Space is hard to come by in Hong Kong so when two apartments became available on top of one another in an Ilse Crawford-designed building in Sheung Wan, Barbara Yu Larsson acted fast. “We saw them at 1pm and had bought by 10pm,” says Barbara, who grew an affiliation with the neighbourhood during visits to her mother’s tailor in Western Market. “You really feel like you’re in the middle of Hong Kong.”
Understanding the space limitations in the city was what spurred Barbara on to launch her wardrobe storage and digital fashion inventory platform PAKT four years ago. With an office and warehouse in Hong Kong, and plans to launch in Singapore imminently, Barbara aims to help her clients become more conscious consumers by detoxing their wardrobes, selling on unwanted pieces through partner platform Vestiaire Collective, and sensitively storing other pieces for re-use on demand. “We’re all about creating that ecosystem for people to make the most of what they already have,” says Barbara. “I sometimes describe it as a circular or 360-degree wardrobe.”
Indeed her wardrobe at home is thinned down as a result, in what is already a relatively Scandinavian-style pared-back space, comprising the top two floors and the rooftop of a five-storey tong-lau on Hollywood Road. “When decorating, it’s important to start with not too much. Start simply. You need to understand how you live in a space,” says Barbara. The building as a whole was developed by Alan Lo and Darrin Woo of Blake’s, who turned to Ilse Crawford of Studioilse for the interiors – a project that marked the designer’s first in Hong Kong. The outcome was a series of apartments that reflect the building’s heritage, with the polished black tiles on the building’s façade restored and continued inside, framing the windows and featuring on the walls of the bathrooms, where walnut wood cabinets and unpolished marble add further texture.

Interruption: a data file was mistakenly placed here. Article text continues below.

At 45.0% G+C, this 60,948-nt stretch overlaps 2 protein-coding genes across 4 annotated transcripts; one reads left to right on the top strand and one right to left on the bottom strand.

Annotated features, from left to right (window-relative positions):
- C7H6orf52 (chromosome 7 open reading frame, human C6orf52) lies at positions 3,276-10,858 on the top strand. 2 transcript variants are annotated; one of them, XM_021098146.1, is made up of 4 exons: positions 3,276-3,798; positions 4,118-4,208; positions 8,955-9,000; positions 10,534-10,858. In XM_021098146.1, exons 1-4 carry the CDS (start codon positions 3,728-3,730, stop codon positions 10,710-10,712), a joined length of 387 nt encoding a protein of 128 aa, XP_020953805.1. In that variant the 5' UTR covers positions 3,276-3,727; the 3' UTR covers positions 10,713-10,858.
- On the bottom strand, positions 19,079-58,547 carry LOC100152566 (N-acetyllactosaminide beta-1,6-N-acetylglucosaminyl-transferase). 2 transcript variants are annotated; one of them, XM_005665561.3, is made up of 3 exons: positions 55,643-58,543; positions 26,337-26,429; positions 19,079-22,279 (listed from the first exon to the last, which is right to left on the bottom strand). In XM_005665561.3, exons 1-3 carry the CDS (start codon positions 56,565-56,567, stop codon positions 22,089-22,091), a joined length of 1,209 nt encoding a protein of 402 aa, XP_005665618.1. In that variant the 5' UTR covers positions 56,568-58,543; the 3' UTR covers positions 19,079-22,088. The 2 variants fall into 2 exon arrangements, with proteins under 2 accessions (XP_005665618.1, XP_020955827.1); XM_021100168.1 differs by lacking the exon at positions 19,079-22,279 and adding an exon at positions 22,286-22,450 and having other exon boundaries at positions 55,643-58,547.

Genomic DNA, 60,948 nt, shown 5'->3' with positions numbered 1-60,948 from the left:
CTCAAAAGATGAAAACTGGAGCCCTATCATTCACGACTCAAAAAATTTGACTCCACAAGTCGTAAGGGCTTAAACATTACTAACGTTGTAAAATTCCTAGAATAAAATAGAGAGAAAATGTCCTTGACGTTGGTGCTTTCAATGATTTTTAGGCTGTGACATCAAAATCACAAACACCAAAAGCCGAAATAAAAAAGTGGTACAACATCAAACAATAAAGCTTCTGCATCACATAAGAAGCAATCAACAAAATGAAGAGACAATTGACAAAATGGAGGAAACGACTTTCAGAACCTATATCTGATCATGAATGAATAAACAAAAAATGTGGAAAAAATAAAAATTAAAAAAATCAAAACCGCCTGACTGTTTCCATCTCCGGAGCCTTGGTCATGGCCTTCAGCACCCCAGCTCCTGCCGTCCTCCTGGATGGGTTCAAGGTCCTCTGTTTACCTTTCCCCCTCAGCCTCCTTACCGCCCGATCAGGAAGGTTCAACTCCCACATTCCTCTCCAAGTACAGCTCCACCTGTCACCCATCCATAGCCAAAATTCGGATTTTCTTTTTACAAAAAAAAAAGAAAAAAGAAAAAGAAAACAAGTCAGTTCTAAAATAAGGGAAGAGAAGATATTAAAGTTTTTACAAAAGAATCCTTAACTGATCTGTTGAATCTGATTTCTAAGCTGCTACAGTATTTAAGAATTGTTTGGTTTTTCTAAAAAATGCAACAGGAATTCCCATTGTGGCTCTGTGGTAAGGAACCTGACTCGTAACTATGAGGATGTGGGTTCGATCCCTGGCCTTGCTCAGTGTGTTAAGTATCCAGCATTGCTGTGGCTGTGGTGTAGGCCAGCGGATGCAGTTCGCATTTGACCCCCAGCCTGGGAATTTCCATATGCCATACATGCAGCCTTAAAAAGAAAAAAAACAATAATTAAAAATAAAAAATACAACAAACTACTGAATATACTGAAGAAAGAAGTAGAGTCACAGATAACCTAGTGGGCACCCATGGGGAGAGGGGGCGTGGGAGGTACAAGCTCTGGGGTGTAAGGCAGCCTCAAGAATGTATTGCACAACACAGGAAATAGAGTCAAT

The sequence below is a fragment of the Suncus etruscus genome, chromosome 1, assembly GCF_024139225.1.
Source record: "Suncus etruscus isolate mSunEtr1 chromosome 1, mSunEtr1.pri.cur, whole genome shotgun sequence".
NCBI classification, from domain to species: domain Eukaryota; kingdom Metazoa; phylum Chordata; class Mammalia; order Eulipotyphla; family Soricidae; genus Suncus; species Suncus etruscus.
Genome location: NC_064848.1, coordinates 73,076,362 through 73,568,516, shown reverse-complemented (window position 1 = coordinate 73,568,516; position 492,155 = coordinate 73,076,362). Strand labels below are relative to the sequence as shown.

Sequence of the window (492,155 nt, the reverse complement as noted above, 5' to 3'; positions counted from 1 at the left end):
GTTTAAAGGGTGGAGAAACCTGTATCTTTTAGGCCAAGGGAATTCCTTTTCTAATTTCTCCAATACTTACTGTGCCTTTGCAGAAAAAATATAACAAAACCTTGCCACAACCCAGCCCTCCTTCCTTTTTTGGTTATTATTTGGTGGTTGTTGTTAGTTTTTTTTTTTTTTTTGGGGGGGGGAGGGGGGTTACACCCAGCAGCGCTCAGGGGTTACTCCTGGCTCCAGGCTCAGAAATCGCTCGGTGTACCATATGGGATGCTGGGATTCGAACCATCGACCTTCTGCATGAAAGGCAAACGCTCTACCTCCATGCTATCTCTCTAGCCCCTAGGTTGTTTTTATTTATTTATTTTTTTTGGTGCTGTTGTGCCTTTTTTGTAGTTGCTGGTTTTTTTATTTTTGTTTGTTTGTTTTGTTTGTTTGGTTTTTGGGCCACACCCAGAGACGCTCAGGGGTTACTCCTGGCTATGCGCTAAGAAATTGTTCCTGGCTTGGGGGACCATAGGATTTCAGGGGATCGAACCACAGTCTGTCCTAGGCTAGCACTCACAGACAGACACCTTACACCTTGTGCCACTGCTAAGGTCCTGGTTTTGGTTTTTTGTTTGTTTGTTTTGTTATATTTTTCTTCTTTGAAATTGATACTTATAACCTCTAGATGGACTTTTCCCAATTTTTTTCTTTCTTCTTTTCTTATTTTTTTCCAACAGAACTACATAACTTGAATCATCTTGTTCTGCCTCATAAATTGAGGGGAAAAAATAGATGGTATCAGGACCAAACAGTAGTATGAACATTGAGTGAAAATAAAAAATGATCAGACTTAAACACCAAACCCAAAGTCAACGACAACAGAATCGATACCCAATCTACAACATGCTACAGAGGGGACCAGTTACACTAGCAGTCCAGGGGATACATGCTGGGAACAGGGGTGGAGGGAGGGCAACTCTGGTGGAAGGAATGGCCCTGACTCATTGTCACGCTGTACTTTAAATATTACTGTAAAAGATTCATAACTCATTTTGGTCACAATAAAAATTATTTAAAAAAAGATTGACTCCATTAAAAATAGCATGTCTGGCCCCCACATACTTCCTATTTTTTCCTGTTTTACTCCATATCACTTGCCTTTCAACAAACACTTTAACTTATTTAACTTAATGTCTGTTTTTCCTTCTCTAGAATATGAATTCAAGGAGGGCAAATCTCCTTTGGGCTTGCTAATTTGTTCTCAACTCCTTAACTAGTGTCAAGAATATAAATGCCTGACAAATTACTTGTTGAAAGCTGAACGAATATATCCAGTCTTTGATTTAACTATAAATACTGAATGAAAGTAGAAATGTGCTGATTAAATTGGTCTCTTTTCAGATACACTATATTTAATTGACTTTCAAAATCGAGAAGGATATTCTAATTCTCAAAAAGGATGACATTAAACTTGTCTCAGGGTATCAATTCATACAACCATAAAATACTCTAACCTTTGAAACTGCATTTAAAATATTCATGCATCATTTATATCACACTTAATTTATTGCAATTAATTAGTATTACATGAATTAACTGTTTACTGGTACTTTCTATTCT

When Barbara and her Swedish husband of the time moved in and converted the two apartments to become one, the pair continued to add layers of warmth, decorating with wooden flooring, glass cabinets, mid-century antique Scandinavian furniture, family-heirloom artwork and colourful paints and fabrics, including in the original communal stairwell that is used to link the floors of Barbara’s home. “I have always been very much a colour person – I love strong colours, I love beautiful fabrics,” Barbara says. Throughout the home, the rooms are painted in block colours – each wall, ceiling or panel a complementary colour – but with an unobtrusive light, pastel appearance created through a Swedish painting technique whereby many very thin layers of paint are applied. Both upstairs and downstairs, large colourful rugs made in the north of Sweden add warmth underfoot.
In the open-plan dining room and sitting room upstairs, a Piet Hein Eek lacquered driftwood dining table bought in London sits at one end, while a Danish sofa and red bowl chair by Finnish designer Eero Aarnio are at the other, the spaces divided by a glass Piet Hein Eek cabinet bought from Lane Crawford and filled with objects and curiosities. Hanging on the wall above the dining table is a painting of Barbara’s great-great-grandfather circa 1850 that was the only heirloom saved from her mother’s family home in eastern Nanjing during a Japanese invasion. It was passed to her uncle – the eldest in the family – and then onto her mother and, finally, to Barbara. A narrow outdoor terrace runs alongside the room, where beautiful old olive tree pots take pride of place, while a kitchen galley runs to the back of the building, where there’s a spare bedroom and bathroom.
Downstairs is the less formal space, where Barbara’s bedroom and more relaxed sitting room is – the two rooms separated by a built-in bookcase – and where a huge George Smith sofa was delivered via crane. Virtually floor-to-ceiling windows overlooking the greenery of the park opposite flood the space with light, while a fan lamp sourced on Hollywood Road sets the after-dark mood. Upstairs again is a rooftop terrace with 360-degree views of the neighbourhood that Barbara is happy to call home.